Recent evidence suggests that resistance training (RT) may reduce metabolic and cardiovascular disease risk. We investigated whether overweight/class I obese individuals by BMI classification with high strength fitness exhibit cardiovascular/metabolic phenotypes similar to those overweight/obese and untrained or those normal-weight with high strength fitness.
A total of 90 young males were categorized into three groups: overweight untrained (OU, n = 30, BMI > 27 kg·m−2), overweight trained (OT, n = 30, BMI > 27 kg·m−2, RT ≥ 4 d·wk−1), and normal-weight trained (NT, n = 30, BMI < 25 kg·m−2, RT ≥ 4 d·wk−1). Participants were assessed for strength, body composition, central/peripheral blood pressures, arterial stiffness, and markers of cardiovascular and metabolic health.
Body weight was similar in OT and OU and greater than NT (P < 0.00001), and fat mass was different in all groups (P < 0.001). Compared to OU, NT and OT groups exhibited higher relative strength (NT = 46.7%, OT = 44.4%, P < 0.00001), subendocardial viability ratio (NT = 21.0%, P < 0.001; OT = 17.0%, P < 0.01), and lower brachial/central blood pressures (NT P < 0.001; OT P ≤ 0.05); augmentation index and pulse-wave velocity were lower only in OT (P < 0.05). Total cholesterol, low-density lipoprotein (NT P < 0.01, OT P < 0.05), triglycerides (NT = −50.4%, OT = −41.8%, P < 0.001), oxidized LDL (NT = −39.8%, OT = −31.8%, P < 0.001), and CRP (NT = −63.7%, OT = −67.4%, P < 0.01) levels were lower and high-density lipoprotein (NT = 26.9%, OT = 21.4%, P < 0.001) levels were higher in NT and OT compared to OU. NT and OT also exhibited lower amylin (NT = −55.8%, OT = −40.8%) and leptin (NT = −84.6%, OT = −59.4%) and higher adiponectin (NT = 87.5%, P < 0.001; OT = 78.1%, P < 0.01) and sex hormone–binding globulin (NT = 124.4%, OT = 92.3%, P < 0.001). Despite greater total and trunk fat in OT compared with NT, other than glucose and insulin, which were lower in NT than in both OT and OU (OT P < 0.01, OU P < 0.001), OT did not exhibit any impaired biomarker/phenotype compared to NT.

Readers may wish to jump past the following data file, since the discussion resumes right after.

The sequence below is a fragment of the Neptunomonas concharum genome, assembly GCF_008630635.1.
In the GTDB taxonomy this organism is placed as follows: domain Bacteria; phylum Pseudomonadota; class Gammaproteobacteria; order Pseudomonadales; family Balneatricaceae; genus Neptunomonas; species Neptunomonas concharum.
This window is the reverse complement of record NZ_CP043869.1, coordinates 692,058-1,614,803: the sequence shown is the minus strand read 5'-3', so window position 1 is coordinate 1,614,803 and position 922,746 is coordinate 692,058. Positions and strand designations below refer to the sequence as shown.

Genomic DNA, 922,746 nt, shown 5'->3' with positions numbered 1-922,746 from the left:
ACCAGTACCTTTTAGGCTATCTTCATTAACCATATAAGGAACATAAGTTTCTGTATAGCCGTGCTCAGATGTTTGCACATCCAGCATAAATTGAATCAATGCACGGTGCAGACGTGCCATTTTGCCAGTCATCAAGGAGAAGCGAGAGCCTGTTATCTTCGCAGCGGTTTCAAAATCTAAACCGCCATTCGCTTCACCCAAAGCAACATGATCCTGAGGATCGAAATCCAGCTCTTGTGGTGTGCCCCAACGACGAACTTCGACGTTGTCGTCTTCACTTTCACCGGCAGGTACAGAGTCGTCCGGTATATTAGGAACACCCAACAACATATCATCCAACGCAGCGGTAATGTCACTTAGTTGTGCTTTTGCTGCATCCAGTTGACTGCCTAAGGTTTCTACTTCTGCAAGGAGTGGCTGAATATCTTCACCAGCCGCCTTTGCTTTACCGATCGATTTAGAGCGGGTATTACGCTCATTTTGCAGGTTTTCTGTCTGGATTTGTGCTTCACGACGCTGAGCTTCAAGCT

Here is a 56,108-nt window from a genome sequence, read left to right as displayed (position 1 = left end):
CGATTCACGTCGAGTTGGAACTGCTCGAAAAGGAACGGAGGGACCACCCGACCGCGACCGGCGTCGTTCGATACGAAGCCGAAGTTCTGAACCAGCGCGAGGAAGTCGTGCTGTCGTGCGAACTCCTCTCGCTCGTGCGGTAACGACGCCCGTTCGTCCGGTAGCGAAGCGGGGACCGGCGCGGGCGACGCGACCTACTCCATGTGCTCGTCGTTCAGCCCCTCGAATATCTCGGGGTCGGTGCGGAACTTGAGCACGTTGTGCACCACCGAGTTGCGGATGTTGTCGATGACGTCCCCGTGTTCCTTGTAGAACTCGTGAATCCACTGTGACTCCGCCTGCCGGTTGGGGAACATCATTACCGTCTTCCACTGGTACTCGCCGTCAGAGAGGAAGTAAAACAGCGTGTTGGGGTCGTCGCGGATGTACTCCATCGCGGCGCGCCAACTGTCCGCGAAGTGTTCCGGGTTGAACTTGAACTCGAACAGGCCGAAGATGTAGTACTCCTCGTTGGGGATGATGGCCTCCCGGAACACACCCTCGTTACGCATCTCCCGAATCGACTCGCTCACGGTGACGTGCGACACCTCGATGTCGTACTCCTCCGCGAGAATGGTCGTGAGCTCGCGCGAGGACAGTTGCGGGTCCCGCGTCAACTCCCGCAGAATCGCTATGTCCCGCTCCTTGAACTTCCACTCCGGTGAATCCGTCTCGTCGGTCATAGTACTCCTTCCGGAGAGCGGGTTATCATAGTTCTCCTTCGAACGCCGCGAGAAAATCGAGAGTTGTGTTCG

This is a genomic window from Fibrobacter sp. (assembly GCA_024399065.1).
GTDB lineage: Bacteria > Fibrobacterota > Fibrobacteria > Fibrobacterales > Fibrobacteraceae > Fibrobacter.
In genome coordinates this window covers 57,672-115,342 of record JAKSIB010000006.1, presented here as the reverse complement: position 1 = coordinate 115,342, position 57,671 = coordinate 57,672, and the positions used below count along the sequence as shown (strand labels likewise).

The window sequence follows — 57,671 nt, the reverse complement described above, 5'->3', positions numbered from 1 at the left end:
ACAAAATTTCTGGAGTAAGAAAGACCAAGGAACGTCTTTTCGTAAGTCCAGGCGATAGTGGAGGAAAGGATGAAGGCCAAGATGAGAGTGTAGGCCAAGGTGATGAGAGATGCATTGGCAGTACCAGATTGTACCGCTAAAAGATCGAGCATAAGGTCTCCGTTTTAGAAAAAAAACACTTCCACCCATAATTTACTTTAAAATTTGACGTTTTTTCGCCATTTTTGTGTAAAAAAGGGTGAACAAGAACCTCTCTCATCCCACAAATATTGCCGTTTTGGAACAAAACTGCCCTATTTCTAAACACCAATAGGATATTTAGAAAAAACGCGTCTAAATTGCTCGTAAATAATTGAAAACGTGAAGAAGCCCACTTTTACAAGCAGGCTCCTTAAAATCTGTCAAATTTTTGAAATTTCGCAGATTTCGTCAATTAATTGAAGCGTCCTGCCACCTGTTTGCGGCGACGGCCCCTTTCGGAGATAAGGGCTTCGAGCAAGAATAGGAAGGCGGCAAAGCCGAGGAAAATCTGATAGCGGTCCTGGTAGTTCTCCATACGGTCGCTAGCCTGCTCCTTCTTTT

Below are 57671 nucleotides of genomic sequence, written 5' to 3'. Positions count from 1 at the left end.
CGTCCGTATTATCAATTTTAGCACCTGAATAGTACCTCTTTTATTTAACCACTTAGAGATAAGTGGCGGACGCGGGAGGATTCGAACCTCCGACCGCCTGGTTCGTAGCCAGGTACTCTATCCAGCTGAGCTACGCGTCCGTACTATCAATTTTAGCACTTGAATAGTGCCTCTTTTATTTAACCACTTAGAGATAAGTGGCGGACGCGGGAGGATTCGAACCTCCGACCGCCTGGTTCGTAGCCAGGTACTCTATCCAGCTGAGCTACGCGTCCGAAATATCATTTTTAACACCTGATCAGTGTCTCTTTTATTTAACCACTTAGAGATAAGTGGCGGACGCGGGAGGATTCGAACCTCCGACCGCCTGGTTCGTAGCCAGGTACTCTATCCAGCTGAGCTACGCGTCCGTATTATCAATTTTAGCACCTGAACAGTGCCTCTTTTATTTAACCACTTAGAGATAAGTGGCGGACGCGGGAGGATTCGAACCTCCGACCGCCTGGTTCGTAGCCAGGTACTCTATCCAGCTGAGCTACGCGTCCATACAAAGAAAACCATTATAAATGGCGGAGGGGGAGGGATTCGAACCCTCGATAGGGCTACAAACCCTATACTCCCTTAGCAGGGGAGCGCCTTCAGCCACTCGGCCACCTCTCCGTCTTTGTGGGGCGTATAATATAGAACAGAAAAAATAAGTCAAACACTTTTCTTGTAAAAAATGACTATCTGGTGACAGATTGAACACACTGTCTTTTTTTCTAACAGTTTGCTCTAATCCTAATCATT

These findings provide evidence that overweight/class I obese individuals with high strength fitness exhibit metabolic/cardiovascular risk profiles similar to normal-weight, fit individuals rather than overweight/class I obese unfit individuals. Strength training may be important to metabolic and cardiovascular health.
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1Exercise Physiology and Metabolic Disease Research Laboratory, Translational Sciences Section, School of Nursing, University of California, Los Angeles, CA; 2Division of Endocrinology, Diabetes, and Hypertension, David Geffen School of Medicine, University of California, Los Angeles, CA; 3Georgia Prevention Institute, Georgia Health Sciences University, Augusta, GA; and 4David Geffen School of Medicine, University of California, Los Angeles, CA
Address for correspondence: Christian K. Roberts, PhD, Exercise Physiology and Metabolic Disease Research Laboratory, Translational Sciences Section, UCLA School of Nursing, 900 Weyburn Place North, Los Angeles, CA 90024; E-mail: firstname.lastname@example.org.
Submitted for publication June 2014.
Accepted for publication September 2014.
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